Friday, June 20, 2003

Lenin's bones

In Russia, everyone talks about Lenin
(who says
you can't lie in poetry?)
Lenin lies in his tomb and visitors mass like pigeons
in Venice, a calmer place, to his square
squat & clay-colored
monument (I won't lie:
I never went in to see the bones
I felt it sufficed to see Russia.)

(Of course, that isn't
fair. the old woman I saw
by the summer-colored Summer Palace
sprawl, pulling handfuls of sticks from
fistfuls of snow, may have as easily been the pinkie toe
of C. the Great)

Pinkie toe
why didn't Russia
just say no?

My father has traveled to:
Costa Rica
The Queen Charlotte Islands
Never Russia,
though he was a Trotskyite at

nowadays, he and my brother
who studied history and government
with a convert�s zeal in college argue
about Stalin
he brought industry he stood up to Hitler
he was brilliant he was crazy
twenty-million dead.

Lenin has a tomb
He can be understood
or at least stood over, and

Russian vendors hawk Stalin
to tourists
on streetsides, on clifftops, by the
hundreds, along with Matrushka dolls
and liquor flasks flagged with hammer'n'sickle.
Not one of our tour guides
would speak his name

the hunched bundled woman pried branches
from the snow outside the Summer Palace where
C. the Great once flooded a ballroom
and left the windows open. C. came back
to ice skate. now tourists shod in plastic booties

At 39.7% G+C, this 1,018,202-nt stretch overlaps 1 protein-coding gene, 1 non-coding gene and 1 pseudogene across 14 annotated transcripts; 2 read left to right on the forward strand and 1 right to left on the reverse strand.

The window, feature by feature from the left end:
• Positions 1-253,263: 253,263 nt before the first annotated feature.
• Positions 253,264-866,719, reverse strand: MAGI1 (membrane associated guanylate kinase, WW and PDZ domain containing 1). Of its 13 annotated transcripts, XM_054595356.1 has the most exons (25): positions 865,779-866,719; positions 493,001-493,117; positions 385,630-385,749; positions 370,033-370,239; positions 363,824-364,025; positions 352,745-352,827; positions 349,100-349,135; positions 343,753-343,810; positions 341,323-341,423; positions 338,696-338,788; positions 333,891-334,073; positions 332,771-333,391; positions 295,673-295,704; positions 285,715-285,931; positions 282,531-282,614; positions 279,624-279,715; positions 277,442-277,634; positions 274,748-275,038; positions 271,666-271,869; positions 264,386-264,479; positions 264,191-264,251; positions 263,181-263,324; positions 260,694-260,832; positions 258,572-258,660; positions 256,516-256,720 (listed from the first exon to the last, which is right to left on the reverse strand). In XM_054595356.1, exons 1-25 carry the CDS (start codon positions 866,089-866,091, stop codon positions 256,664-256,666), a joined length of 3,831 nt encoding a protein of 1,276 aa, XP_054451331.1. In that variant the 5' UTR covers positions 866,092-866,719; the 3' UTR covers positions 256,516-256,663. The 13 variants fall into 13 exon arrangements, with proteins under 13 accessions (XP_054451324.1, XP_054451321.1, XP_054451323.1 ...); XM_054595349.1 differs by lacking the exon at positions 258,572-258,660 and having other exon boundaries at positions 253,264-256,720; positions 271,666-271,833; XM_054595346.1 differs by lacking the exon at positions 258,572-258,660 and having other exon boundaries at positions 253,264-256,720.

slip delicately from room to room. Their feet
never touch the ground.

Trotsky had an affair / (is an ice pick
with Frida Kahlo. How bad / an absolution? Stalin
could he be? / just died)

our tour guides would mention
the Great Revolution, perhaps V.I. L
then skip to 91 and say, Russia opened! they would talk
about hotels. one pointed out
the first McDonalds, for which, at lunchtime,
people mass like pigeons to Venice, a calmer
place, even today.

Venice, I found
uninteresting, and smelly. From Moscow,
I contracted a parasite. Like a tattoo, it fades
but never goes away.

My mother saw Moscow in the sixtees
When she left her hotel room, people would come
dig through her bags, tap her phones
She expected this

My trip went smoothly, but I never saw Lenin
Only from the outside, only his trackmarks, never
the bones, which I hear they have to bury now
after all. What I regret is not buying
a Matrushka doll
My boyfriend�s Russian father
received one from a neighbor, filled with vodka,
and laughed and laughed and laughed.

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